Support for Affirmative Action at Record Low
Support for race-based affirmative action is at an all-time low.
A Wall Street Journal/NBC News poll found only 45% of Americans feel affirmative action programs are still needed, while 45% believe such programs should end. In 1991, a record 61% of Americans were in favor of affirmative action programs.
The poll found nearly six in 10 whites opposed affirmative action while eight in 10 blacks and six in 10 Hispanics supported it. Further, 67% of Democrats were in favor while only 22% of Republicans and 17% of Tea Party supporters were in support. In addition, only 39% of independents favored affirmative action.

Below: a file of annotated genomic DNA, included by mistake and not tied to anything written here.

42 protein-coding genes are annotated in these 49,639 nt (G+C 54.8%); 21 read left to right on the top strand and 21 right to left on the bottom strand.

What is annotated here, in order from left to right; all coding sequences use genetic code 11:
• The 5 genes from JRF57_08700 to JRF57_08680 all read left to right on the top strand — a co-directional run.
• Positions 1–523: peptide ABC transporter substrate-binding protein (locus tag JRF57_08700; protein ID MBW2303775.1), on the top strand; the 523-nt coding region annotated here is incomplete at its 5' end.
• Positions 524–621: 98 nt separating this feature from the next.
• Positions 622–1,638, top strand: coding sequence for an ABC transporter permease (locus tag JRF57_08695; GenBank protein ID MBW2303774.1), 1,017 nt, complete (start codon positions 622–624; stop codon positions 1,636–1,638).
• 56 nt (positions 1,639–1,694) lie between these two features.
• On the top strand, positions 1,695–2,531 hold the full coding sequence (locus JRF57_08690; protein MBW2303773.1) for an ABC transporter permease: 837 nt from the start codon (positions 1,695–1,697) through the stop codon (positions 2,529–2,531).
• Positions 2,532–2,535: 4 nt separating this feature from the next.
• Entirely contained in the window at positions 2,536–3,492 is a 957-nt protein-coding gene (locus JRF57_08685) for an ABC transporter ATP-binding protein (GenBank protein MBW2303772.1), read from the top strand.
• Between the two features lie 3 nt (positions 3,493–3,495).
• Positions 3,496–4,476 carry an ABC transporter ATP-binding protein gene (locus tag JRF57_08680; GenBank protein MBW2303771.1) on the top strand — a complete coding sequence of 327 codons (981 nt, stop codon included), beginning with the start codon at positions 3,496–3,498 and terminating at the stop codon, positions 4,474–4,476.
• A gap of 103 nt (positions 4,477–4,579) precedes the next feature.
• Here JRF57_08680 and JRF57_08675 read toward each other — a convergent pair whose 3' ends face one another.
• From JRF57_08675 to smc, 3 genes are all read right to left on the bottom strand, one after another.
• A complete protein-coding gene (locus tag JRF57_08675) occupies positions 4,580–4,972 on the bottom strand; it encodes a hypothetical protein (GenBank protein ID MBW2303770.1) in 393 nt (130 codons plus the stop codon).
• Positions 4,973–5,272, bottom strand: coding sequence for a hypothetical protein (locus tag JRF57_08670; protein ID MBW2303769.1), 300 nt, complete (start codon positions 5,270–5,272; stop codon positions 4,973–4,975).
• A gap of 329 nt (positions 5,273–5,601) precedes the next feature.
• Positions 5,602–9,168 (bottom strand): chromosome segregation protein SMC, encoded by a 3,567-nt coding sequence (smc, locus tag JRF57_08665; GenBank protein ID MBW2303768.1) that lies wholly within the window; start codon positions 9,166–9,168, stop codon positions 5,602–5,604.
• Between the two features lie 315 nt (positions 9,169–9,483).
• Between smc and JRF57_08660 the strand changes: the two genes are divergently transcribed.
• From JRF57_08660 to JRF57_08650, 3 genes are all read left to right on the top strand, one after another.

“Right now, I feel like it’s reverse discrimination,” a white, 69-year-old retired teacher from Rhode Island told the pollsters. “I did support it at first, but, gradually, because of this reverse discrimination it’s gone too far.”
A Supreme Court ruling on the constitutionality of the University of Texas's "Top Ten Percent Plan" is expected as early as Thursday. The white plaintiff in that case, Abigail Fisher, alleged she was denied admission while minority students with similar or lesser scores were admitted in violation of her right to equal protection under the 14th Amendment.
Richard Kahlenberg, a senior fellow at The Century Foundation, noted that the there was more support for income-based affirmative action than race-based affirmative action. The poll was conducted May 30-June 2, and the margin of error is +/- 3.1 percentage points.